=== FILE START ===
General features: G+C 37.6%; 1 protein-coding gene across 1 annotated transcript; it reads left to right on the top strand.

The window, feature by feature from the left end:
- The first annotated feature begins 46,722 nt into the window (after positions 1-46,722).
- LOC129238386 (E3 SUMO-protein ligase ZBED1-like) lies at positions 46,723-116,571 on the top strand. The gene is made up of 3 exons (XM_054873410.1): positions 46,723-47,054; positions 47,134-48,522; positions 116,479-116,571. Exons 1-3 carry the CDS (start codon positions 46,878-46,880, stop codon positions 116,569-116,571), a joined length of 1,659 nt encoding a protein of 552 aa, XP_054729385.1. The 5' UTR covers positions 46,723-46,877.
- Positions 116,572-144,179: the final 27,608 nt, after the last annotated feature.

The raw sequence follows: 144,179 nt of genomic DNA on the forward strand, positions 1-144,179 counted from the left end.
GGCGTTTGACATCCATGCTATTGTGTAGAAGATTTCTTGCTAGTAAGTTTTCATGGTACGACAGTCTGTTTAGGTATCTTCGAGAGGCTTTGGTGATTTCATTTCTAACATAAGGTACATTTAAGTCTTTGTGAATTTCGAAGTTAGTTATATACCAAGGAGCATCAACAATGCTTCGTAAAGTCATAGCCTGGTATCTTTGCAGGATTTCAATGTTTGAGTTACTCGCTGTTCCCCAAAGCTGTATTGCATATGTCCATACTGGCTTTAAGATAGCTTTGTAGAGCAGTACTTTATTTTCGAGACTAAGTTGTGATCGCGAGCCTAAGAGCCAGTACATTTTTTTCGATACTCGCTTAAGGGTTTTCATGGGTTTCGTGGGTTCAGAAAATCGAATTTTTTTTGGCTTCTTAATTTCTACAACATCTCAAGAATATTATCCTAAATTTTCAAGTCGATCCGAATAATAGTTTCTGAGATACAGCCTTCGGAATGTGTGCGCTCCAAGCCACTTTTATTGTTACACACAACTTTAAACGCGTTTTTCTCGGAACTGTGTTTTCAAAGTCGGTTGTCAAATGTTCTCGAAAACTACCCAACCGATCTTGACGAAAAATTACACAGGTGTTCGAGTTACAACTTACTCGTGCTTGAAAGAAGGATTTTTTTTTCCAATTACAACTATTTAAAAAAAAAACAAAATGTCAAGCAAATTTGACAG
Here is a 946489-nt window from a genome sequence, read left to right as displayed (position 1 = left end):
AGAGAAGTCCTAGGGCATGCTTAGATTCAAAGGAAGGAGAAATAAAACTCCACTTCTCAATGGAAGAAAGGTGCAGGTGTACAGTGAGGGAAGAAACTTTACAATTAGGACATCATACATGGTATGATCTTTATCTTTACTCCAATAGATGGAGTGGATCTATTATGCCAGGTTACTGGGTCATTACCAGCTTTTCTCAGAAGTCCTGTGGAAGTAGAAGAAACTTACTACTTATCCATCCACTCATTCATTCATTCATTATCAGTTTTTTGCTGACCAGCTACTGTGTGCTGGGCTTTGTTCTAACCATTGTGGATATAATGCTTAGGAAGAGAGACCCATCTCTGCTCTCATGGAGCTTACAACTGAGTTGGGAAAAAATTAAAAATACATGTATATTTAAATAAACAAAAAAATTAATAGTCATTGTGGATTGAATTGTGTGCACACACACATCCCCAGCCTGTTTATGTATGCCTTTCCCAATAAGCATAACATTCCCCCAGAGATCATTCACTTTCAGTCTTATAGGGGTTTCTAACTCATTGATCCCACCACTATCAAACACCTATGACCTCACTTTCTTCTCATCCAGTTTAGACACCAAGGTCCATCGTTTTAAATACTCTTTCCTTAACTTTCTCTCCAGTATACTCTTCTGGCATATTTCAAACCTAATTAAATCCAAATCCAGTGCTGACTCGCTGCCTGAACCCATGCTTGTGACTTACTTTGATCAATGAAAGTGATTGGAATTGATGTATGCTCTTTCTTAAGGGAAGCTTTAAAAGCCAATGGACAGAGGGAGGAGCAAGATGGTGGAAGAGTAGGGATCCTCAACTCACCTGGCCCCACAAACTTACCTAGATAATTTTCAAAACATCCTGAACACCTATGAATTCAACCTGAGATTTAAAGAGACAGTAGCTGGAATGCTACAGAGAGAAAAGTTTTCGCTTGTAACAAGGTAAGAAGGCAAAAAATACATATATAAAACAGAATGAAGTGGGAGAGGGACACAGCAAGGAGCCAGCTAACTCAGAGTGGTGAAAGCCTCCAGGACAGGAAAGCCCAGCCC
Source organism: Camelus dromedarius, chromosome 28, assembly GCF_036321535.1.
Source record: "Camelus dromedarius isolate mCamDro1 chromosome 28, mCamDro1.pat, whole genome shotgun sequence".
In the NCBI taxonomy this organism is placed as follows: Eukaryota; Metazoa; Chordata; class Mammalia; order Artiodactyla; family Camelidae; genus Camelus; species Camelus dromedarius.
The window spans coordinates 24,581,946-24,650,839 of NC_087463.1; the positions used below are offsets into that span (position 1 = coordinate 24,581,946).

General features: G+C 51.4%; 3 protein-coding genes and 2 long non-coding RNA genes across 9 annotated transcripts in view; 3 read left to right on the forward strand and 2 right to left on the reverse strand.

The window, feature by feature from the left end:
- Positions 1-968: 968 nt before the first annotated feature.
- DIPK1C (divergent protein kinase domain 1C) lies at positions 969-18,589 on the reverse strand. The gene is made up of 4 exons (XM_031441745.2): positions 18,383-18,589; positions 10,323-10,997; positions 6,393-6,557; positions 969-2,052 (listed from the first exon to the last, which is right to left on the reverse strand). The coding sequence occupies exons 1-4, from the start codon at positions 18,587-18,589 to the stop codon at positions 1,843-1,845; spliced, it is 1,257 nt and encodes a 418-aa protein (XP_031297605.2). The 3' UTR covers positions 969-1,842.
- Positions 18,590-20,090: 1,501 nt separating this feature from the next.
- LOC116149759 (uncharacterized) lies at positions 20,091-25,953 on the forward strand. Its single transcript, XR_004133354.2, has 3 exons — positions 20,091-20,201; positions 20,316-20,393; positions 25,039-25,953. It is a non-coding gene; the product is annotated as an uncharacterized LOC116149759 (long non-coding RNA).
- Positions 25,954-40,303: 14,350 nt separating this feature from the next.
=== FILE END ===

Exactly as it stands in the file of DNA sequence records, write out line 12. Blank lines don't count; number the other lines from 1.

In the NCBI taxonomy this organism is placed as follows: Eukaryota; Metazoa; Chordata; class Mammalia; order Artiodactyla; family Camelidae; genus Camelus; species Camelus dromedarius.